RESPONDENT: Mercury Construction Corporation
LOCATION: U.S. Court of Appeals for the Fifth Circuit
DOCKET NO.: 81-1203
DECIDED BY: Burger Court (1981-1986)
LOWER COURT: United States Court of Appeals for the Fourth Circuit
CITATION: 460 US 1 (1983)
ARGUED: Nov 02, 1982
DECIDED: Feb 23, 1983
A.H. Gaede, Jr. - on behalf of Respondent
Jack W. Floyd - on behalf of Petitioner
Facts of the case
Media for Moses H. Cone Memorial Hospital v. Mercury Construction CorporationAudio Transcription for Oral Argument - November 02, 1982 in Moses H. Cone Memorial Hospital v. Mercury Construction Corporation
Audio Transcription for Opinion Announcement - February 23, 1983 in Moses H. Cone Memorial Hospital v. Mercury Construction Corporation
Warren E. Burger:
The judgment and opinion of the Court in Moses Cone Memorial Hospital against Mercury will be announced by Justice Brennan.
William J. Brennan, Jr.:
This case is here on certiorari to the Court of Appeals for the Fourth Circuit.
The petitioner, a hospital contracted with the respondent building contractor for the building of additions to the hospital.
And that contract called for arbitration of disputes arising out of any breach.
And the contractor presented several arbitrable cut claims to the hospital or increases in construction costs due to delay or inaction by the hospital, and the hospital refused to pay the claims.
Instead, the hospital filed an action in North Carolina state court, seeking a declaration that the contractor had no right to arbitration and also seeking an injunction forbidding the contractor from taking any steps directed toward arbitration.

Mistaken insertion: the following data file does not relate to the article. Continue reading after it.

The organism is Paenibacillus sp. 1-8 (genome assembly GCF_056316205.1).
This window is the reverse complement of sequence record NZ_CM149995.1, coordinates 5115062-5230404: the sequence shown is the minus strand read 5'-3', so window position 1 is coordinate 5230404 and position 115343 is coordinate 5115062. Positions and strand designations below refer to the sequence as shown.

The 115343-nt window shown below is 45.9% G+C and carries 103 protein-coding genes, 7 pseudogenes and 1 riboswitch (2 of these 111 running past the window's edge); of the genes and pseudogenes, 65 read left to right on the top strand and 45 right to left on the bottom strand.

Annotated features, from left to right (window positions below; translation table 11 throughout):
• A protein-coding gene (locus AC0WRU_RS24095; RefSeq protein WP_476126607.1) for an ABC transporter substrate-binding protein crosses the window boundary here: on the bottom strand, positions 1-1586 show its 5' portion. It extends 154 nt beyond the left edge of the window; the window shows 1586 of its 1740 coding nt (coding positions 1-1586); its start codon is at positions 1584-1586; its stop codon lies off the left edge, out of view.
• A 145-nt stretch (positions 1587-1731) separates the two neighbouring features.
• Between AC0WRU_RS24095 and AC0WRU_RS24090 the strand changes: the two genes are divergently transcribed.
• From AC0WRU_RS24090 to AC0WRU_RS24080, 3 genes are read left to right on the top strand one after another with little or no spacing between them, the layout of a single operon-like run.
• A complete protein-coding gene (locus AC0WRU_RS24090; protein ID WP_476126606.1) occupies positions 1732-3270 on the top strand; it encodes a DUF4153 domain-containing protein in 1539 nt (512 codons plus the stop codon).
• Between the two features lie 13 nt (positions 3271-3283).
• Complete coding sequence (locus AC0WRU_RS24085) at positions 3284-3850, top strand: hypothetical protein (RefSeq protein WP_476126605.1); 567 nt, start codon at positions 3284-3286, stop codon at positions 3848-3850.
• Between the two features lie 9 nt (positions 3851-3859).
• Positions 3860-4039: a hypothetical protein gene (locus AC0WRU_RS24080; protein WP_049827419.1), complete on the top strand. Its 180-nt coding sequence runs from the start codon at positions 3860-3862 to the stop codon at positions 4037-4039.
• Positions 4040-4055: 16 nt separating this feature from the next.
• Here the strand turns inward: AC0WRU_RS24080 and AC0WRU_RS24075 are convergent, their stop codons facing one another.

The contractor thereupon brought a diversity action.
And the United States District Court for North Carolina, seeking an order compelling arbitration, an order he sought under Section 4 of the United States Arbitration Act of 1925.
And Section 4 provides.
That a party aggrieved by the refusal of another to arbitrate as provided by an agreement between them may petition the District Court,? and I quote from the statute, ?For an order directing that such arbitration proceed in the manner provided for in such agreement.?
Well, instead of proceeding with the suit, the District Court stayed the federal action, pending decision of the hospital's state court suit on the ground that the two suits involved the identical issue namely the arbitrability any of the contractor's claims.
The Court of Appeals for the Fourth Circuit reversed the District Court's stay order and remanded with instructions to the District Court to enter an order to arbitrate.
And we affirm the judgment of the Court of Appeals.
Seven years ago, in a case called Colorado River Conservation District versus the United States, we held that, and I quote from that opinion, ?the pendency of an action in the state court is no bar to proceedings concerning the same matter in the federal court having jurisdiction this on the ground that federal courts have a, ?Virtually unflagging obligation to exercise the jurisdiction given them.
We recognized, however, that exceptional circumstances might permit the dismissal of federal suit due to the presence of a concurrent state proceeding if justified by reasons of wise judicial administration.
In the opinion we have filed today examines in detail the reasons argued to constitute exceptional circumstances in this case, and we have concluded that such exceptional circumstances have not been established and therefore affirm the judgment of the Court of Appeals.
Justice Rehnquist joined by the Chief Justice and Justice O'Connor has filed a dissenting opinion.
Warren E. Burger:
Thank you Justice Brennan.